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10 September 2013

A Little Loop Hike to Pine Mountain (Gorham, NH)

Pine Mountain (2,405 ft) in Gorham, NH is one of several short hikes in the White Mountains that provide a big reward for little effort.  A hike such as this is especially nice when you have only a limited amount of time available.  Such was the case for me on 09-Sep-2013!

Before getting into the details of my hike, it should be noted that there is a 100-acre tract at the top of Pine Mountain which is known as the Douglas Horton Center.  It is a religious facility operated by the NH Conference of the United Church of Christ.  A portion of the hiking trails pass through this tract of land.  Hikers are welcome, but are requested to avoid disturbing any religious activities (occurring mostly during the summer months) that may be in progress.

My trek to Pine Mountain was done as a loop beginning at the trailhead located on Pinkham B Road.  The outbound leg involved walking a portion of the Pine Mountain Road to join up with the Ledge Trail, and then hiking the full length of that trail, plus a small segment of the Pine Mountain Trail.  For the return leg, I walked the full length of the Pine Mountain Road back to my car.  This entire loop is only 3.5 miles, and it involves an 850 ft elevation gain. 
Map showing the route used for this hike (CLICK TO ENLARGE)
The Ledge Trail leads you to bare rock ledges that are frequently referred to as the south cliffs.   From here there are expansive vistas to the south and west.  I particularly like the view looking toward Pinkham Notch where the peaks in the Carter Range are fully displayed (next photo).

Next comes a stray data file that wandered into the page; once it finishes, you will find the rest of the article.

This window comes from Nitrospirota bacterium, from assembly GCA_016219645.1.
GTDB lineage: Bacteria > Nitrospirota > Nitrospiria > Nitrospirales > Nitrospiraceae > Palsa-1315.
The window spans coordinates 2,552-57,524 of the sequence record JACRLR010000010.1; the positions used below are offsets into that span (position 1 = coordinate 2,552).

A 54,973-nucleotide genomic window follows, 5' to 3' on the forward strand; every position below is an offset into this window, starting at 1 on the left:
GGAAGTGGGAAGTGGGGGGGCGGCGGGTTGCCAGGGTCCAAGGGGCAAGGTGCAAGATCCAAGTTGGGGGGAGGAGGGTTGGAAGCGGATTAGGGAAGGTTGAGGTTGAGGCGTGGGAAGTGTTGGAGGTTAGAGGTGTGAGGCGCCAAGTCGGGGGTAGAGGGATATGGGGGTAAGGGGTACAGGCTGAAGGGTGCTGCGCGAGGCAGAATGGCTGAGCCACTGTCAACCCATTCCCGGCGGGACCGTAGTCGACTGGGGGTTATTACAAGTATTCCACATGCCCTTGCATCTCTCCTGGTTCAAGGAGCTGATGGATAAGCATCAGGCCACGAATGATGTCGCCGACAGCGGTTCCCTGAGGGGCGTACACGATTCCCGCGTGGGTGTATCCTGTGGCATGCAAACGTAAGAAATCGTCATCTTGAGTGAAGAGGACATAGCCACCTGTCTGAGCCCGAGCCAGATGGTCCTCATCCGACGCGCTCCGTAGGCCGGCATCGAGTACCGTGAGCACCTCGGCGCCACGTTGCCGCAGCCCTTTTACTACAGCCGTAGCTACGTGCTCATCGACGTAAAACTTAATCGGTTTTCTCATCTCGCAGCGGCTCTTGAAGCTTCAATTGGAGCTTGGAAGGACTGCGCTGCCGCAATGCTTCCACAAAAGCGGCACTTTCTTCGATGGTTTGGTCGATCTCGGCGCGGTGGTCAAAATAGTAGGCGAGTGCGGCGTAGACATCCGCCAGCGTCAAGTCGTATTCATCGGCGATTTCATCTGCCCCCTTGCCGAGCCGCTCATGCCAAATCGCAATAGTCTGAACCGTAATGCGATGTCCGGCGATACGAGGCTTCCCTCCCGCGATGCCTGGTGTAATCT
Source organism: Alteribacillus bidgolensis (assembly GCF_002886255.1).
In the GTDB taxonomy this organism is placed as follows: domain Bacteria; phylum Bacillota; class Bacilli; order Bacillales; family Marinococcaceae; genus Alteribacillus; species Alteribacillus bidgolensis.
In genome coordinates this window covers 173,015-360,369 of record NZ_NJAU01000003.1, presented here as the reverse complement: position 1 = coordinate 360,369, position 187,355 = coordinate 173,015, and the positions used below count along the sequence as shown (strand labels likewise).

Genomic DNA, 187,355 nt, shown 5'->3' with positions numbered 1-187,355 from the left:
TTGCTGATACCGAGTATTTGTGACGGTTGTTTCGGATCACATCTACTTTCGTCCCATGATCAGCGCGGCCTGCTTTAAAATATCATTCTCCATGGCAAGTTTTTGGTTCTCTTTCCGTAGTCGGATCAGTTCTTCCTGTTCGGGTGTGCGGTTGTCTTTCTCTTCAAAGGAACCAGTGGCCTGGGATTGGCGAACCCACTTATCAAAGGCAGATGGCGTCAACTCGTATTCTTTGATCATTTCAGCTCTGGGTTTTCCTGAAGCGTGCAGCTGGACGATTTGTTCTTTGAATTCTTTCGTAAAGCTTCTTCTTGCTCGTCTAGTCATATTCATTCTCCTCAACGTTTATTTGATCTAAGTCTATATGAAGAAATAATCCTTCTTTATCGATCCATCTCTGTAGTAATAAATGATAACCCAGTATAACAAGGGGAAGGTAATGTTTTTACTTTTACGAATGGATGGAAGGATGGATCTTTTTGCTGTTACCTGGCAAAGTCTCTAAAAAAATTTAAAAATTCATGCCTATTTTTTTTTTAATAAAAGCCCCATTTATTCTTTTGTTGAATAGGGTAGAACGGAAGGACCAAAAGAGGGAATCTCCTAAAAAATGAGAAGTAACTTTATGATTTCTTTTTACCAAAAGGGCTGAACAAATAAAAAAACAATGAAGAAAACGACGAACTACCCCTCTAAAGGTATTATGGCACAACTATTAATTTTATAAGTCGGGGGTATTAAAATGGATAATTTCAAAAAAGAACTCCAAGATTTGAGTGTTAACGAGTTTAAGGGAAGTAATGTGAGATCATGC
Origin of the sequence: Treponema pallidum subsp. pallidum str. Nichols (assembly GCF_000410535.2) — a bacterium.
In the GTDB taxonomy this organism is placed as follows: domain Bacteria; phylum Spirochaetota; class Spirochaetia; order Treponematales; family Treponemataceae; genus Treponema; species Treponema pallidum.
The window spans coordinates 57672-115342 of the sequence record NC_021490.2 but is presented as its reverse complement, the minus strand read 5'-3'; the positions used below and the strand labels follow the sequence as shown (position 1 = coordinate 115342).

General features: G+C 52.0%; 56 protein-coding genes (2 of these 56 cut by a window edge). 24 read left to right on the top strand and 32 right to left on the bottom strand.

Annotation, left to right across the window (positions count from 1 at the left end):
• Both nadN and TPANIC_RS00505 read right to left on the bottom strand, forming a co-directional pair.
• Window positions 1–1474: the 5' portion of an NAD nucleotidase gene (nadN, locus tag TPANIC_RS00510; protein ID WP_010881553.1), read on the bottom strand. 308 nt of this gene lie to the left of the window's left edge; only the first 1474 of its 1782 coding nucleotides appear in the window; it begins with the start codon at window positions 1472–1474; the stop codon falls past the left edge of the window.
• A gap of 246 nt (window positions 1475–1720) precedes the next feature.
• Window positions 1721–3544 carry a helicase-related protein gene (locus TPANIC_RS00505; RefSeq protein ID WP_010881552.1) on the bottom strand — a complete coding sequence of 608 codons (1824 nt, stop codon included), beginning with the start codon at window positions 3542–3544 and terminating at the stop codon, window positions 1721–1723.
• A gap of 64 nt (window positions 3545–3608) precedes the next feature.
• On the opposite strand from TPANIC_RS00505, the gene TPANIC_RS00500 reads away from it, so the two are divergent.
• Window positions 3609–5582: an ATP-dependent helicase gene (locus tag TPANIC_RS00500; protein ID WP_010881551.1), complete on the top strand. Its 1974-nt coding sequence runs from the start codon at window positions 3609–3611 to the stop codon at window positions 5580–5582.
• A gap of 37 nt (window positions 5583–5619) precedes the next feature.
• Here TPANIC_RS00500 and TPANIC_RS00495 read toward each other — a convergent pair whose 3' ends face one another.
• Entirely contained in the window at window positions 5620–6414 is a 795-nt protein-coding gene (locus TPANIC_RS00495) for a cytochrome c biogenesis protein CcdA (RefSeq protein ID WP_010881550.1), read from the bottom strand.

View from Pine Mountain's south cliffs toward Pinkham Notch; Carter Range on left
At the top of the south cliffs is an excellent example of "glacial striation" (long, straight grooves cut into bedrock by rocks embedded in a glacier as it passed over the surface).
Glacial striation on south cliffs area of Pine Mountain
Another view of glacial striation on south cliffs area of Pine Mountain
The top of Pine Mountain is wooded.  The footings from the old fire tower are still there, but that's all there is to see.
Footings from old fire tower that once stood on summit of Pine Mountain
The summit of Pine Mountain is the terminus for both the Ledge Trail and the Pine Mountain Trail.   At the summit, I picked up the Pine Mountain Trail and hiked it northward for a short distance over to Chapel Rock (sometimes referred to as Pulpit Rock).  Along the route are several side paths leading to outlooks on the east side of the trail.  From the northern most outlook is a nice view of Chapel Rock and the Androscoggin Valley (next photo).
Chapel Rock and the Androscoggin Valley as viewed from an outlook along Pine Mtn Trail
There is an attractive boardwalk along the route to Chapel Rock from the summit of Pine Mountain.